Voting rates in many contemporary democracies are (according to many observers) low, and seem in general to be falling. The United States, for instance, barely manages about 60% in presidential elections and 45% in other elections (Brennan and Hill 2014: 3). Many other countries have similarly low rates. Some democratic theorists, politicians, and others think this is problematic, and advocate compulsory voting as a solution. In a compulsory voting regime, citizens are required to vote by law; if they fail to vote without a valid excuse, they incur some sort of penalty.
One major argument for compulsory voting is what we might call the Demographic or Representativeness Argument (Lijphart 1997; Engelen 2007; Galston 2011; Hill in J. Brennan and Hill 2014: 154–173). The argument begins by noting that in voluntary voting regimes, citizens who choose to vote are systematically different from those who choose to abstain. The rich are more likely to vote than the poor. The old are more likely to vote than the young. Men are more likely to vote than women. In many countries, ethnic minorities are less likely to vote than ethnic majorities. More highly educated people are more likely to vote than less highly educated people. Married people are more likely to vote than non-married people. Political partisans are more likely to vote than true independents (Leighley and Nagler 1992; Evans 2003: 152–6). In short, under voluntary voting, the electorate—the citizens who actually choose to vote—are not fully representative of the public at large. The Demographic Argument holds that since politicians tend to give voters what they want, in a voluntary voting regime, politicians will tend to advance the interests of advantaged citizens (who vote disproportionately) over the disadvantaged (who tend not to vote). Compulsory voting would tend to ensure that the disadvantaged vote in higher numbers, and would thus tend to ensure that everyone’s interests are properly represented.
Relatedly, one might argue compulsory voting helps citizens overcome an “assurance problem” (Hill 2006). The thought here is that an individual voter realizes her individual vote has little significance. What’s important is that enough other voters like her vote. However, she cannot easily coordinate with other voters and ensure they will vote with her. Compulsory voting solves this problem. For this reason, Lisa Hill (2006: 214–15) concludes, “Rather than perceiving the compulsion as yet another unwelcome form of state coercion, compulsory voting may be better understood as a coordination necessity in mass societies of individual strangers unable to communicate and coordinate their preferences.”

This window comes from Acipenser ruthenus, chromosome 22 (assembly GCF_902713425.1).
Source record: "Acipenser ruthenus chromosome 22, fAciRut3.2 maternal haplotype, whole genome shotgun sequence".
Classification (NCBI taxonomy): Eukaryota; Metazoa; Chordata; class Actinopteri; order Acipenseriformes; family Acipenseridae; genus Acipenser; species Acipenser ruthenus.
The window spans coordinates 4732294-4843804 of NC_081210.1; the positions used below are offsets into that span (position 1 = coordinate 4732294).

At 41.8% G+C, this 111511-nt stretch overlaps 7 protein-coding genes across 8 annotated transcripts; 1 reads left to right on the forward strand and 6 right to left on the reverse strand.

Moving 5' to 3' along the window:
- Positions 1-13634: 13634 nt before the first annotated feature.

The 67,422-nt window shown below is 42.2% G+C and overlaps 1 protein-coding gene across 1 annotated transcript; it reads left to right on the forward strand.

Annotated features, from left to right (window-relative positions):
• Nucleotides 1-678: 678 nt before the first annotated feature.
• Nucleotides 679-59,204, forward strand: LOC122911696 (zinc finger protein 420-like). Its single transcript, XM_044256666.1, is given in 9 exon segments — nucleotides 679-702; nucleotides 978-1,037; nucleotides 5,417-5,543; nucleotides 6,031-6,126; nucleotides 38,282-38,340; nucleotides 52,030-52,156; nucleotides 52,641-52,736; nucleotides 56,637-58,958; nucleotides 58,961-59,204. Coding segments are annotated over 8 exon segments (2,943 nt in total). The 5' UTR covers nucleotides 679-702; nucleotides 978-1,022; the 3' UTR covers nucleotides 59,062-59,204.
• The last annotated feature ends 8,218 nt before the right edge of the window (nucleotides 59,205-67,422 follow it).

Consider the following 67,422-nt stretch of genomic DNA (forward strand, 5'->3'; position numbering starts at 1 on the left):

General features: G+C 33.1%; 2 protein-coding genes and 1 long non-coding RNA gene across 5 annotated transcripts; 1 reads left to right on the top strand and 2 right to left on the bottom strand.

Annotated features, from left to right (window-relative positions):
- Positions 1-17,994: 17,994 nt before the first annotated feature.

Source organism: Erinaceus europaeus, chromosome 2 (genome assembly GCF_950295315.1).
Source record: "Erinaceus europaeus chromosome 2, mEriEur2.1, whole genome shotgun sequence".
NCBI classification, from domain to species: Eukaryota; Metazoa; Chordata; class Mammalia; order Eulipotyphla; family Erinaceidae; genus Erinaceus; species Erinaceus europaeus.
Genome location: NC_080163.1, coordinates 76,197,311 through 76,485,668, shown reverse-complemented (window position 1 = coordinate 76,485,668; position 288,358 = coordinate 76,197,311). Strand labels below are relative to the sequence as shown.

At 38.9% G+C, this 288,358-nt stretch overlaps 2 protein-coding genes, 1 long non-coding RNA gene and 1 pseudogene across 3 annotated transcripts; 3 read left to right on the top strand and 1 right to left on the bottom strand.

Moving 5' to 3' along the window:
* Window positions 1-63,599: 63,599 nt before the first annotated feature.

Whether the Demographic Argument succeeds or not depends on a few assumptions about voter and politician behavior. First, political scientists overwhelmingly find that voters do not vote their self-interest, but instead vote for what they perceive to be the national interest. (See the dozens of papers cited at Brennan and Hill 2014: 38–9n28.) Second, it might turn out that disadvantaged citizens are not informed enough to vote in ways that promote their interests—they might not have sufficient social scientific knowledge to know which candidates or political parties will help them (Delli Carpini and Keeter 1996; Caplan 2007; Somin 2013). Third, it may be that even in a compulsory voting regime, politicians can get away with ignoring the policy preferences of most voters (Gilens 2012; Bartels 2010).
In fact, contrary to many theorists’ expectations, it appears that compulsory voting has no significant effect on individual political knowledge (that is, it does not induce ignorant voters to become better informed), individual political conversation and persuasion, individual propensity to contact politicians, the propensity to work with others to address concerns, participation in campaign activities, the likelihood of being contacted by a party or politician, the quality of representation, electoral integrity, the proportion of female members of parliament, support for small or third parties, support for the left, or support for the far right (Birch 2009; Highton and Wolfinger 2001). Political scientists have also been unable to demonstrate that compulsory voting leads to more egalitarian or left-leaning policy outcomes. The empirical literature so far shows that compulsory voting gets citizens to vote, but it’s not clear it does much else.